In Florida, it is almost like a family trauma, a protege and his ardent patron competing for the same prize. In Texas, it is more like a family feud, an upstart and an established figure struggling for advantage.
With more than a dozen and a half potential candidates contending for the Republican presidential nomination, support among GOP voters is unusually divided. But with two candidates running from each of what may be the two most important Republican states in the race, this campaign is also unusually divisive.
Throughout his career, Marco Rubio has been the beneficiary of the support of Gov. Jeb Bush. Today they are considered two of the three top contenders for the Republican nomination, creating anguish for Florida fundraisers and operatives who have customarily worked for them both.
Three summers ago, Gov. Rick Perry endorsed his lieutenant governor in a bitter Senate race against former state solicitor general Ted Cruz. Today the Texas activists who might ordinarily unite behind one presidential candidate are torn.
What the Republicans are enduring in this political season is clearly uncomfortable, eventually untenable and perhaps unprecedented.
Not for almost half a century have vital political states been in such misery, and perhaps never has such misery played out simultaneously in two places. In the two places where it did occur a third of a century apart — New York in the early 1930s and Minnesota in the late 1960s — the resentments persisted long after the initial struggles. Happy days weren’t there again for years, even generations.
The Florida situation is fairly simple. Mr. Bush and Mr. Rubio draw from much the same base of support, in part because Mr. Bush so generously shared his organization with Mr. Rubio as the younger man progressed through Florida politics, first winning a special election to the state House from West Miami, eventually becoming House speaker and then running for Senate.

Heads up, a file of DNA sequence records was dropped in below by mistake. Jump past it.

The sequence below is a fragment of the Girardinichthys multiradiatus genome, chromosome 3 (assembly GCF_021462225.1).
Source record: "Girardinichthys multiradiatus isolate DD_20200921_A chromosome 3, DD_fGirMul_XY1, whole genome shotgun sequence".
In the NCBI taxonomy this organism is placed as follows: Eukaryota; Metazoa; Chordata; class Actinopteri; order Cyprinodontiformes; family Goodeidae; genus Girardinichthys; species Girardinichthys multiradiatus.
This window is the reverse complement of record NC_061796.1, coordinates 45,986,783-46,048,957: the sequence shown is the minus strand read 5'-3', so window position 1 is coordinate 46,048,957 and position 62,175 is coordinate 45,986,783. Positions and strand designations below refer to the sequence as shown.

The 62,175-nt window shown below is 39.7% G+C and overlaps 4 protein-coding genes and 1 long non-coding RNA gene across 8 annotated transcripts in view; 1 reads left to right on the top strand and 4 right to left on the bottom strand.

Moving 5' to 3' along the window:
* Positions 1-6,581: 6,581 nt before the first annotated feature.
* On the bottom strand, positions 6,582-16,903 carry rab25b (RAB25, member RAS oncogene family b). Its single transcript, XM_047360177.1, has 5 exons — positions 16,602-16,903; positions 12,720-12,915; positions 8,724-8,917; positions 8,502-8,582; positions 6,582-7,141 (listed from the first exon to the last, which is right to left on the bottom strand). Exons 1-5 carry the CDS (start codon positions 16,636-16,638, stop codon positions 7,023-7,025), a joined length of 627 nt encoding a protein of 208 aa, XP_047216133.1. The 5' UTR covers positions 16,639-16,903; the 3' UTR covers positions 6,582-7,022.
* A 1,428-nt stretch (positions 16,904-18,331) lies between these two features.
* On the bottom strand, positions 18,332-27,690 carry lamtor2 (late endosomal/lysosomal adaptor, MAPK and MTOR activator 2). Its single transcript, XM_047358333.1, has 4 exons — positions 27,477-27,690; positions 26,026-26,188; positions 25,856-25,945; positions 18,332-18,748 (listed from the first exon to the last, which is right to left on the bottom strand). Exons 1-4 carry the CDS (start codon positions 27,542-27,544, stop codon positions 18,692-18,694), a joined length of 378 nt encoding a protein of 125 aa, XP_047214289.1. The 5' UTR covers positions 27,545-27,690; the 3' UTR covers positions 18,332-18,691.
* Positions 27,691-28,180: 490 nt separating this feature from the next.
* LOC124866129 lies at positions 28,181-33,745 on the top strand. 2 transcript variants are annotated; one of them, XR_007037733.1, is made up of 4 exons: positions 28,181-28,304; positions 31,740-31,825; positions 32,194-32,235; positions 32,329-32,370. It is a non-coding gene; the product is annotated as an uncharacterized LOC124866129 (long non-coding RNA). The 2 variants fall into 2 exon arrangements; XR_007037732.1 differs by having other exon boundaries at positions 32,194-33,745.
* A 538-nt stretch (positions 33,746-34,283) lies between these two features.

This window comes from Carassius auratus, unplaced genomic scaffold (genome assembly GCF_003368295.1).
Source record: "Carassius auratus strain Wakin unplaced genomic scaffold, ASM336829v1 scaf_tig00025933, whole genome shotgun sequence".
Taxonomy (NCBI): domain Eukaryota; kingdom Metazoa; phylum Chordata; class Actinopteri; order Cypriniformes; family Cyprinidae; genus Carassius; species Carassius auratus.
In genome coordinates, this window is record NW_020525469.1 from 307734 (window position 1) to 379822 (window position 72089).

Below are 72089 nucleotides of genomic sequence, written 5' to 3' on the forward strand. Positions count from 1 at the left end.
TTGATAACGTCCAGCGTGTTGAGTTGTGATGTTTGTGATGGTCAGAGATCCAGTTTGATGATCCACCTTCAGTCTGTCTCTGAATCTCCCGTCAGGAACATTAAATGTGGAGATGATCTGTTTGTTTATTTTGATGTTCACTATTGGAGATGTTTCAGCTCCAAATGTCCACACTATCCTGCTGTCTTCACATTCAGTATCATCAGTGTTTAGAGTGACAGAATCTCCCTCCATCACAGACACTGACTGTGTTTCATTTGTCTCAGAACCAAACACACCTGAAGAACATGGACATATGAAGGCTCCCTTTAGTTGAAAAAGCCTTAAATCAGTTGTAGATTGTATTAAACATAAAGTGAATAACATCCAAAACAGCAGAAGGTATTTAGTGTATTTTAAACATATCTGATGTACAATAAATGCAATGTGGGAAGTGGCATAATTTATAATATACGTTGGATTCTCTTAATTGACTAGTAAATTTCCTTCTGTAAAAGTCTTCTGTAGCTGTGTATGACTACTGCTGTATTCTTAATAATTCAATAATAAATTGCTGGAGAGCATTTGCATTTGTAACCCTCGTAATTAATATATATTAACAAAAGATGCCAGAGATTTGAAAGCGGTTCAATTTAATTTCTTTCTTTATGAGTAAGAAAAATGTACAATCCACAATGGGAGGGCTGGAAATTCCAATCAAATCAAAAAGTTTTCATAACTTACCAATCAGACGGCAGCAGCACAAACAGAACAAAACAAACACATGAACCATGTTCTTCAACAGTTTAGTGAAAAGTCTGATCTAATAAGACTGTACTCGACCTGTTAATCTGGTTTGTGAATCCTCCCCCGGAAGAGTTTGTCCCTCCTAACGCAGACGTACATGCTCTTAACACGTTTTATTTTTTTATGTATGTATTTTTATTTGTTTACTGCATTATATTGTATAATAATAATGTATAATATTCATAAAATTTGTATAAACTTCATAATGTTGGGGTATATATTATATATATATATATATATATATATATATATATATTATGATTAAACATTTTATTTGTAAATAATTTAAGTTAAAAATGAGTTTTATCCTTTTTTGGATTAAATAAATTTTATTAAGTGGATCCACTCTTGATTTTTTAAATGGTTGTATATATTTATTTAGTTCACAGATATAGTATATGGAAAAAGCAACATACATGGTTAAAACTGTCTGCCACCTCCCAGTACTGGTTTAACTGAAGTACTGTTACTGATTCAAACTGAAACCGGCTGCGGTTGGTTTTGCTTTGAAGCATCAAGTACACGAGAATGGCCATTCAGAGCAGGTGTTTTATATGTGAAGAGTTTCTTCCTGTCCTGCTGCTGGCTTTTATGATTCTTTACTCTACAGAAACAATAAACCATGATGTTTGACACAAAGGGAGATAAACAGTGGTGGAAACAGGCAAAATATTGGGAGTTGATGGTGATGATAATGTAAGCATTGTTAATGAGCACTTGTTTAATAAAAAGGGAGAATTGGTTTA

Mr. Bush’s Senate endorsement came at a critical time in Mr. Rubio’s campaign, just after former Gov. Charlie Crist left the Republican primary in May 2010 to run against Mr. Rubio as an independent. At the time, Mr. Rubio said Mr. Bush’s “service to Florida is immeasurable, as is his impact on my own life and career.”
The situation in Texas is far more complicated, also because of the presence of Mr. Bush, born in Midland. The former Florida governor’s father and brother, both onetime presidents, live in Texas and are enormously popular there. So Mr. Perry and Mr. Cruz are not only competing for support and dollars there but they are also fighting for running room against Mr. Bush. But there is more. Former Silicon Valley executive Carly Fiorina was born in Austin and expects to draw upon support from leaders of the state’s robust high-tech sector.
While the division in the Sunshine State is generational — Mr. Rubio draws from younger Floridians who are less drawn by Mr. Bush’s executive experience — the division in Texas is less clear. Mr. Cruz pulls from Texans with a strong ideological bent. Mr. Perry was governor for half a generation and thus has a strong base. “It’s rare for kids to be in first grade and to graduate from high school with the same governor,” says Ted Delisi, a former Perry consultant who is not working for any presidential candidate now.